This may get me drawn and quartered by Rush fans, but I’ve found a number of Rush song’s lyrically disappointing. When Peart has an axe to grind, his songs come off more like essays, and frankly, I don’t listen to music to be taught or lectured. I listen to them to experience story or emotion. Thus, songs like “Freewill” or “Nobody’s Hero” don’t do much for me. They lack the grace or imagery that I want to see in song lyrics. I don’t think all Rush lyrics are like this. “2112” is pure story (saturated though it is in philosophy), and “Subdivisions” has  a big axe to grind, but is delivered with striking imagery. Even Snakes and Arrows, which is loaded with anger at social injustice, is written with nuance and style.

So we come to CA, and of course as a concept album, it’s all about story. Yet, as mentioned above, the story is largely Idea driven, Extreme Order vs. Extreme Chaos. And that’s what makes this album so remarkable to me, that it is so philosophical, and yet has a nuance and grace that it might not have been written twenty or thirty years ago.

And that’s why I declare this album an utter success. It’s not an easy listen, it’s not something you can pop in and be amazed by the radio-friendly tracks, but give it several listens, and you may find it to be some of Rush’s most potent and gracefully executed music they have ever written.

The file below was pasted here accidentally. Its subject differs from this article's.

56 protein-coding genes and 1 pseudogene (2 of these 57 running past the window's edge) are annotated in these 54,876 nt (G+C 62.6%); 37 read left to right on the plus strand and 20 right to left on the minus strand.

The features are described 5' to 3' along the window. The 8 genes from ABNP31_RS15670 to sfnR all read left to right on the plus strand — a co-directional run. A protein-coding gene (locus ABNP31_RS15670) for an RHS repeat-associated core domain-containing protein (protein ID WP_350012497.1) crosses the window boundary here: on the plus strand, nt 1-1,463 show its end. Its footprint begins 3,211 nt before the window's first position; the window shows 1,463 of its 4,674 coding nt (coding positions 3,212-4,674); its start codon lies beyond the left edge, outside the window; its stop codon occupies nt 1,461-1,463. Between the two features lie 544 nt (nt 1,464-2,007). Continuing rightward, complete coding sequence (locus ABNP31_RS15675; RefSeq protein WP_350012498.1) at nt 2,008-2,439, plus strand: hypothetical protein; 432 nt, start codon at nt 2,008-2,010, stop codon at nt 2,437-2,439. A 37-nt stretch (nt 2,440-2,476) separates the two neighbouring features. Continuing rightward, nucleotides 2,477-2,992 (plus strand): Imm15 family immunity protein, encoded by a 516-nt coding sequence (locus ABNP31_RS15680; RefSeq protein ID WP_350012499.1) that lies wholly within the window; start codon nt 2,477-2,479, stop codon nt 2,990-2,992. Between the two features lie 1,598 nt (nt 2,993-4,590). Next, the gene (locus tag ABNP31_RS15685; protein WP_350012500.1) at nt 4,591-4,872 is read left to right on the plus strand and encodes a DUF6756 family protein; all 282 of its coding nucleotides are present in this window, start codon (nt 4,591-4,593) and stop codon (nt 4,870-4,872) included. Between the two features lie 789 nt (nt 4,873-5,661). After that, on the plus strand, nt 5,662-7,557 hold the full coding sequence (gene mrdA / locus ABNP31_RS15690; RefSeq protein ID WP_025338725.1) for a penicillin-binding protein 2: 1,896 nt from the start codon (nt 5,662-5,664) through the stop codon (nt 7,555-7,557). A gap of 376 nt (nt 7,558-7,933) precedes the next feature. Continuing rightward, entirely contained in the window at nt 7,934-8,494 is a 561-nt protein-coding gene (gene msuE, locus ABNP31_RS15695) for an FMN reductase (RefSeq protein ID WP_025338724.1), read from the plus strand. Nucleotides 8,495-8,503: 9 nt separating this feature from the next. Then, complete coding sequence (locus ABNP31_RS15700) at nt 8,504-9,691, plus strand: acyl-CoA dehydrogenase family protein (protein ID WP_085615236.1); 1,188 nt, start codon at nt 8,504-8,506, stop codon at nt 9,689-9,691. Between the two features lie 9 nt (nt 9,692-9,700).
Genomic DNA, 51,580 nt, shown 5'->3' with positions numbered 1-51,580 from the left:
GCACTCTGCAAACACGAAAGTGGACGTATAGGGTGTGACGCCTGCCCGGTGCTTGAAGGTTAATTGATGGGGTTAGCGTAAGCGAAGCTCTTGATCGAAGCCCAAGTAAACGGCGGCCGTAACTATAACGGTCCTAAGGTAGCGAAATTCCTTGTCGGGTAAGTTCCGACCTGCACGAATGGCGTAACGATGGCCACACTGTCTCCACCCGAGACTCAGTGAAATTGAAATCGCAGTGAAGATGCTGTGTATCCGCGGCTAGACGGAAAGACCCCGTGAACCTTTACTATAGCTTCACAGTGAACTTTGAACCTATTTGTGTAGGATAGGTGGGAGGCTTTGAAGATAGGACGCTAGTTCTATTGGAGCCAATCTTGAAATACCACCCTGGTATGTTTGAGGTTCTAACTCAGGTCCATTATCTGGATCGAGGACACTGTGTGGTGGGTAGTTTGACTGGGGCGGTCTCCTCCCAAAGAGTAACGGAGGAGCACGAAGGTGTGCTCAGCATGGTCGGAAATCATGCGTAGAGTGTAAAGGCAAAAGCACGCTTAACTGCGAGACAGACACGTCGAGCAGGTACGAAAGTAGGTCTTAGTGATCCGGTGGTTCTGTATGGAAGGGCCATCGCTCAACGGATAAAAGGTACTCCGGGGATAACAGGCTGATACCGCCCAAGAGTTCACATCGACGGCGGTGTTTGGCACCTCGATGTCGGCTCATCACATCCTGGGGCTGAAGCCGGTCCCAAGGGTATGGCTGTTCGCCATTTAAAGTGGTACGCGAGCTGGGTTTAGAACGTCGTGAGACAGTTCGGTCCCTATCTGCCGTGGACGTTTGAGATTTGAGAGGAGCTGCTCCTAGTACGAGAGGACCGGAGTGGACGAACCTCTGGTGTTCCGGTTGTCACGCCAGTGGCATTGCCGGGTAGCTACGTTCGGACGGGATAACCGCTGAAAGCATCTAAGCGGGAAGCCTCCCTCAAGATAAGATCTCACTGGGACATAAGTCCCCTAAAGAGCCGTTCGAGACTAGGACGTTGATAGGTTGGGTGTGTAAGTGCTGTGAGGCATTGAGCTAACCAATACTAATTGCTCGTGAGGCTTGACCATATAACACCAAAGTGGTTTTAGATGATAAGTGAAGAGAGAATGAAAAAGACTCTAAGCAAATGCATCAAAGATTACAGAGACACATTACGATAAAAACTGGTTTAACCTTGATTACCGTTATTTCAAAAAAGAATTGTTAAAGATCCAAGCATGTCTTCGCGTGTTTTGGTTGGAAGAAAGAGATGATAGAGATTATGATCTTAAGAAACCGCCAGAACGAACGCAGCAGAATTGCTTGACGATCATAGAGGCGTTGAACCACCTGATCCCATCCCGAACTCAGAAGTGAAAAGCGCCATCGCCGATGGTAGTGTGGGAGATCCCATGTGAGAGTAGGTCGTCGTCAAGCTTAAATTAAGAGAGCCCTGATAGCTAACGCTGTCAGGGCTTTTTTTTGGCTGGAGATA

So in recap: The novel: great story, hampered by mediocre prose. The album: not Rush’s most accessible work, but some of their best.

Side note: This story could make a fantastic film. The story is there, and the imagery potential (think of all those clocks and gears and steamships…) is boundless. You hear that, studios? Get on it, already…

UPDATE: A draft of this blog post was written before the EXCELLENT news that Rush was just inducted into the Rock and Roll Hall of fame. Congratulations to the R&R Hall of Fame for finally getting it right!